Doping substances are commonly used across Kenyan sports, according to a government report, which found that steroids were given to players in the national Sevens rugby team, footballers are taking stimulants, and stores are selling banned substances to athletes.
The report, which was released by the Moni Wekesa-led task force set up by the government to investigate allegations of doping in Kenyan sport after a recent spike in cases, concludes there are no effective anti-doping controls in the country.
BLOOD-BOOSTING DRUG EPO
It also fiercely criticised Athletics Kenya president Isaiah Kiplagat for not taking doping seriously after he refused to cooperate with the investigation.
Kiplagat “does not seem to understand the gravity of doping in athletics,” said the report, which was handed over to the World Anti-Doping Agency’s Africa office in Cape Town, South Africa.
The anti-doping task force was eventually commissioned by the government to investigate after German broadcaster ARD alleged back in 2012 that there was widespread doping among the Kenya’s outstanding distance runners, saying the blood-boosting drug EPO and other prohibited substances were easily available from chemist stores in its famous high-altitude training camps.
VISITED IDENTIFIED SHOPS
With Kenya under pressure from world anti-doping body Wada to fully investigate the allegations, the long-awaited report agreed with some of ARD’s allegations.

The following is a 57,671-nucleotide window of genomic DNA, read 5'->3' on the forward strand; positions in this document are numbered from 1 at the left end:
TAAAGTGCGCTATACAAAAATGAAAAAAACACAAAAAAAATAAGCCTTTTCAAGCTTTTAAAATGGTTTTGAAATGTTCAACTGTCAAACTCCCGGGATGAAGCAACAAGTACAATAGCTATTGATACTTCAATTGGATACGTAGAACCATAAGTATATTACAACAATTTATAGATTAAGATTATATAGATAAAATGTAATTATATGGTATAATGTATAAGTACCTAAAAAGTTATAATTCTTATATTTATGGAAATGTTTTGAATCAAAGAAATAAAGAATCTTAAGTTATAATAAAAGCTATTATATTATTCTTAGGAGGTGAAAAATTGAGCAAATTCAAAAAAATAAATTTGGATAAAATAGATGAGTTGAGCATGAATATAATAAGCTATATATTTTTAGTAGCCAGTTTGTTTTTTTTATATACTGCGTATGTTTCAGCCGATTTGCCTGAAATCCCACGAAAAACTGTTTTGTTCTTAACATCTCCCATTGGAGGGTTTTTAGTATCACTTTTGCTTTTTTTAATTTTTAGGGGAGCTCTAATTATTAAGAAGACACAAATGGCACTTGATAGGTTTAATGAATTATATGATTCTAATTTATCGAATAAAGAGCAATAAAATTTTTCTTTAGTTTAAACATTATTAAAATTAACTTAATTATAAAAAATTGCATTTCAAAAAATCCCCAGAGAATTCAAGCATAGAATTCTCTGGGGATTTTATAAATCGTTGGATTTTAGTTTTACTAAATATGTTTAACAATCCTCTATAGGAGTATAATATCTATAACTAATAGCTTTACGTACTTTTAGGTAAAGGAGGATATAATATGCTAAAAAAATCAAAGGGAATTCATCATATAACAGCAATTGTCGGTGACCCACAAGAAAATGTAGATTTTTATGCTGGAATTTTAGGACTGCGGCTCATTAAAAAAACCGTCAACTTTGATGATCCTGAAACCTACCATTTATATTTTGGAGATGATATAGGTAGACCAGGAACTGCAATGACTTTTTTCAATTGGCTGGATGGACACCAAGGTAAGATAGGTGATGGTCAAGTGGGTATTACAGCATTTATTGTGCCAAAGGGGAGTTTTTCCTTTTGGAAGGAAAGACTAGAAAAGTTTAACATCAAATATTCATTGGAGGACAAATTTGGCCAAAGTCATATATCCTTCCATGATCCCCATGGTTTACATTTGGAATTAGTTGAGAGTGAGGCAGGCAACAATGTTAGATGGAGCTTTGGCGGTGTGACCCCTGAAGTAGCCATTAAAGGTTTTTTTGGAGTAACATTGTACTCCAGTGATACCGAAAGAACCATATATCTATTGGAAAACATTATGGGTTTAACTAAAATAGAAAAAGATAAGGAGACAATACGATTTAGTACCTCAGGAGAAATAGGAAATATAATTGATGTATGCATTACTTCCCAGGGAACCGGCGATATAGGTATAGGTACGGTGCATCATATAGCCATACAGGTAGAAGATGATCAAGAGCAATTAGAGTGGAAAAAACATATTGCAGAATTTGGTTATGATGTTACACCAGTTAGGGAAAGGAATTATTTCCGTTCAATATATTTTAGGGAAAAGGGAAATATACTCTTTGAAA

“(Investigators) visited the identified shops and chemists and verified that indeed it was very easy to purchase very sophisticated performance-enhancing substances over the counter,” the report said.
The investigation was initially meant to focus on the recent rise of doping in athletics: Kenya has had 36 doping cases between 1993 and April this year, the report said, with 18 of those as recently as 2012 and 2013 and involving runners. But rugby and football also have significant problems.
The report called for disciplinary proceedings against the national rugby Sevens technical bench after steroids were found in player supplements in January.
There was “a concoction they (the coaches) gave players to drink at the beginning and end of training,” Wekesa said.
His report noted the players would stop taking the supplement a few days before competing.
Wekesa said that tests performed on the supplements were positive for steroids, and the Kenya Rugby Union was immediately informed.
The KRU handed over all the supplements and stopped giving them to players.
The report also suggested the national 15-a-side rugby technical bench should face anti-doping disciplinary procedures.
Athletes from different sports appeared to be using the same suppliers, according to the report, after it identified a supplement store in Nairobi as a possible provider of banned substance to runners.
The store was also the rugby team’s supplement provider under a previous coach.
And in football, there is “a lot of use of prohibited substances,” the report said, claiming players are using cannabis, cocaine, anabolic steroids and stimulants acquired from coaches and other players.
Overall, there are no effective anti-doping controls in Kenyan sport, the report said, and it urged the country to introduce anti-doping legislation.